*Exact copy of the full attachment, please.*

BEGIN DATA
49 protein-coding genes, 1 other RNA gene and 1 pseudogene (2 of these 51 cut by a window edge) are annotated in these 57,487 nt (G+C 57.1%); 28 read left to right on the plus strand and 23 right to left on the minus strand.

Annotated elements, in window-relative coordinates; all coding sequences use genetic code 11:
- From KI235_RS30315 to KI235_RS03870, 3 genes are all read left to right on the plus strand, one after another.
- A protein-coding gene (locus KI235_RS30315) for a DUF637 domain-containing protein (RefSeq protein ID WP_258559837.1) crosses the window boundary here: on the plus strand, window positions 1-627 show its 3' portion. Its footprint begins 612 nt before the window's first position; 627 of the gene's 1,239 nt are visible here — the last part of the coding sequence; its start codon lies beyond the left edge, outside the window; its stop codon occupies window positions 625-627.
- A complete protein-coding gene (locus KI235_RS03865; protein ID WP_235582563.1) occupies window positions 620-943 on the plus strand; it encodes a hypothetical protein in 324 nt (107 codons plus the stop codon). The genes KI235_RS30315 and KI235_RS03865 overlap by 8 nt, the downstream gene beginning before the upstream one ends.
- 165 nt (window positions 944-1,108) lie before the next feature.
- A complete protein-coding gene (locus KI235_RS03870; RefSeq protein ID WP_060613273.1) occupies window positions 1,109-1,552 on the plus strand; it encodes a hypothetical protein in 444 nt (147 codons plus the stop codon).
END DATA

49 protein-coding genes, 1 other RNA gene and 1 pseudogene (2 of these 51 cut by a window edge) are annotated in these 57,487 nt (G+C 57.1%); 28 read left to right on the plus strand and 23 right to left on the minus strand.

Annotated elements, in window-relative coordinates; all coding sequences use genetic code 11:
- From KI235_RS30315 to KI235_RS03870, 3 genes are all read left to right on the plus strand, one after another.
- A protein-coding gene (locus KI235_RS30315) for a DUF637 domain-containing protein (RefSeq protein ID WP_258559837.1) crosses the window boundary here: on the plus strand, window positions 1-627 show its 3' portion. Its footprint begins 612 nt before the window's first position; 627 of the gene's 1,239 nt are visible here — the last part of the coding sequence; its start codon lies beyond the left edge, outside the window; its stop codon occupies window positions 625-627.
- A complete protein-coding gene (locus KI235_RS03865; protein ID WP_235582563.1) occupies window positions 620-943 on the plus strand; it encodes a hypothetical protein in 324 nt (107 codons plus the stop codon). The genes KI235_RS30315 and KI235_RS03865 overlap by 8 nt, the downstream gene beginning before the upstream one ends.
- 165 nt (window positions 944-1,108) lie before the next feature.
- A complete protein-coding gene (locus KI235_RS03870; RefSeq protein ID WP_060613273.1) occupies window positions 1,109-1,552 on the plus strand; it encodes a hypothetical protein in 444 nt (147 codons plus the stop codon).